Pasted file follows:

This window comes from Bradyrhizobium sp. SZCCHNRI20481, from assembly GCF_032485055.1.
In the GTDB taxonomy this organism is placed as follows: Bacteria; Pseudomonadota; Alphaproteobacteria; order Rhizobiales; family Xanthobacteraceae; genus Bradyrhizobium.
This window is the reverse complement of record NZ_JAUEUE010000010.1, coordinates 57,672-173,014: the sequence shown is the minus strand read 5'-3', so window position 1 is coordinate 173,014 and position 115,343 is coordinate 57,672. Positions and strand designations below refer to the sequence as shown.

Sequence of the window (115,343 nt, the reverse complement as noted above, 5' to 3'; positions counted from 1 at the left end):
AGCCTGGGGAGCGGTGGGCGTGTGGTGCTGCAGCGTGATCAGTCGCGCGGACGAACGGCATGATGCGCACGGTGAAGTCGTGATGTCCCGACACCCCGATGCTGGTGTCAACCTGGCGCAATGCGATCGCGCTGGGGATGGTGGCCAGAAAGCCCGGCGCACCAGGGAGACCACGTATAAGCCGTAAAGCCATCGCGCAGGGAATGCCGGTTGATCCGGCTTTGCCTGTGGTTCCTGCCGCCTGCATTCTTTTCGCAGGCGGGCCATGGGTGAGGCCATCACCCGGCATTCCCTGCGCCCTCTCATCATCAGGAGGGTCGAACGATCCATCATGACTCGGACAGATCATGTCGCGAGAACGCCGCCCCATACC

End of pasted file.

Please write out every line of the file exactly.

This window comes from Bradyrhizobium sp. SZCCHNRI20481, from assembly GCF_032485055.1.
In the GTDB taxonomy this organism is placed as follows: Bacteria; Pseudomonadota; Alphaproteobacteria; order Rhizobiales; family Xanthobacteraceae; genus Bradyrhizobium.
This window is the reverse complement of record NZ_JAUEUE010000010.1, coordinates 57,672-173,014: the sequence shown is the minus strand read 5'-3', so window position 1 is coordinate 173,014 and position 115,343 is coordinate 57,672. Positions and strand designations below refer to the sequence as shown.

Sequence of the window (115,343 nt, the reverse complement as noted above, 5' to 3'; positions counted from 1 at the left end):
AGCCTGGGGAGCGGTGGGCGTGTGGTGCTGCAGCGTGATCAGTCGCGCGGACGAACGGCATGATGCGCACGGTGAAGTCGTGATGTCCCGACACCCCGATGCTGGTGTCAACCTGGCGCAATGCGATCGCGCTGGGGATGGTGGCCAGAAAGCCCGGCGCACCAGGGAGACCACGTATAAGCCGTAAAGCCATCGCGCAGGGAATGCCGGTTGATCCGGCTTTGCCTGTGGTTCCTGCCGCCTGCATTCTTTTCGCAGGCGGGCCATGGGTGAGGCCATCACCCGGCATTCCCTGCGCCCTCTCATCATCAGGAGGGTCGAACGATCCATCATGACTCGGACAGATCATGTCGCGAGAACGCCGCCCCATACC